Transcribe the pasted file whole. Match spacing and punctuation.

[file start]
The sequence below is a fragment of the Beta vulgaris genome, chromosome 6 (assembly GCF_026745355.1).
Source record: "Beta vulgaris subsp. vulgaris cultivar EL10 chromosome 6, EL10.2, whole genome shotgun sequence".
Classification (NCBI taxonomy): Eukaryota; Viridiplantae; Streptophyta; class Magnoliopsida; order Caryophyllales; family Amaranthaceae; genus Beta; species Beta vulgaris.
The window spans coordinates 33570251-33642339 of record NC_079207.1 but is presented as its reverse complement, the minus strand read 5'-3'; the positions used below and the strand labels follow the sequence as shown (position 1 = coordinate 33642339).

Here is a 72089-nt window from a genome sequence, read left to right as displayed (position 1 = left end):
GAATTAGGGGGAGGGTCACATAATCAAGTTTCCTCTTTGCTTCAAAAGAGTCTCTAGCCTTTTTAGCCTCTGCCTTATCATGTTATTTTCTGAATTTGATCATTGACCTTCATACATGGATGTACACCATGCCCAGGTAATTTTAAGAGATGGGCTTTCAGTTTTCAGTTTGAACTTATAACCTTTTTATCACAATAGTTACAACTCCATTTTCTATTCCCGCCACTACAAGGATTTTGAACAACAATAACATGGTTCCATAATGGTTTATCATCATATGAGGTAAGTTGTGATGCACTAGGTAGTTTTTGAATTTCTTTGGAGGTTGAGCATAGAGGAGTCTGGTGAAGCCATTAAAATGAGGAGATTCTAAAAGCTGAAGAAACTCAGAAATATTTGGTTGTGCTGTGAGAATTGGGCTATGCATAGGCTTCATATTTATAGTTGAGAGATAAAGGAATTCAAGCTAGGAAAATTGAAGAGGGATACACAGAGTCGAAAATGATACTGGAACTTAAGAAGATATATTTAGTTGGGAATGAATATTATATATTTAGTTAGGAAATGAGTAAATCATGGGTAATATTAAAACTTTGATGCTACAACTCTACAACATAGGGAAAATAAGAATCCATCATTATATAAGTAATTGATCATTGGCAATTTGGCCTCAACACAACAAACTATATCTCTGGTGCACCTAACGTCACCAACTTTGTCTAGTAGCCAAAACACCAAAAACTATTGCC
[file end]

The sequence below is a fragment of the Beta vulgaris genome, chromosome 6 (assembly GCF_026745355.1).
Source record: "Beta vulgaris subsp. vulgaris cultivar EL10 chromosome 6, EL10.2, whole genome shotgun sequence".
Classification (NCBI taxonomy): Eukaryota; Viridiplantae; Streptophyta; class Magnoliopsida; order Caryophyllales; family Amaranthaceae; genus Beta; species Beta vulgaris.
The window spans coordinates 33570251-33642339 of record NC_079207.1 but is presented as its reverse complement, the minus strand read 5'-3'; the positions used below and the strand labels follow the sequence as shown (position 1 = coordinate 33642339).

Here is a 72089-nt window from a genome sequence, read left to right as displayed (position 1 = left end):
GAATTAGGGGGAGGGTCACATAATCAAGTTTCCTCTTTGCTTCAAAAGAGTCTCTAGCCTTTTTAGCCTCTGCCTTATCATGTTATTTTCTGAATTTGATCATTGACCTTCATACATGGATGTACACCATGCCCAGGTAATTTTAAGAGATGGGCTTTCAGTTTTCAGTTTGAACTTATAACCTTTTTATCACAATAGTTACAACTCCATTTTCTATTCCCGCCACTACAAGGATTTTGAACAACAATAACATGGTTCCATAATGGTTTATCATCATATGAGGTAAGTTGTGATGCACTAGGTAGTTTTTGAATTTCTTTGGAGGTTGAGCATAGAGGAGTCTGGTGAAGCCATTAAAATGAGGAGATTCTAAAAGCTGAAGAAACTCAGAAATATTTGGTTGTGCTGTGAGAATTGGGCTATGCATAGGCTTCATATTTATAGTTGAGAGATAAAGGAATTCAAGCTAGGAAAATTGAAGAGGGATACACAGAGTCGAAAATGATACTGGAACTTAAGAAGATATATTTAGTTGGGAATGAATATTATATATTTAGTTAGGAAATGAGTAAATCATGGGTAATATTAAAACTTTGATGCTACAACTCTACAACATAGGGAAAATAAGAATCCATCATTATATAAGTAATTGATCATTGGCAATTTGGCCTCAACACAACAAACTATATCTCTGGTGCACCTAACGTCACCAACTTTGTCTAGTAGCCAAAACACCAAAAACTATTGCC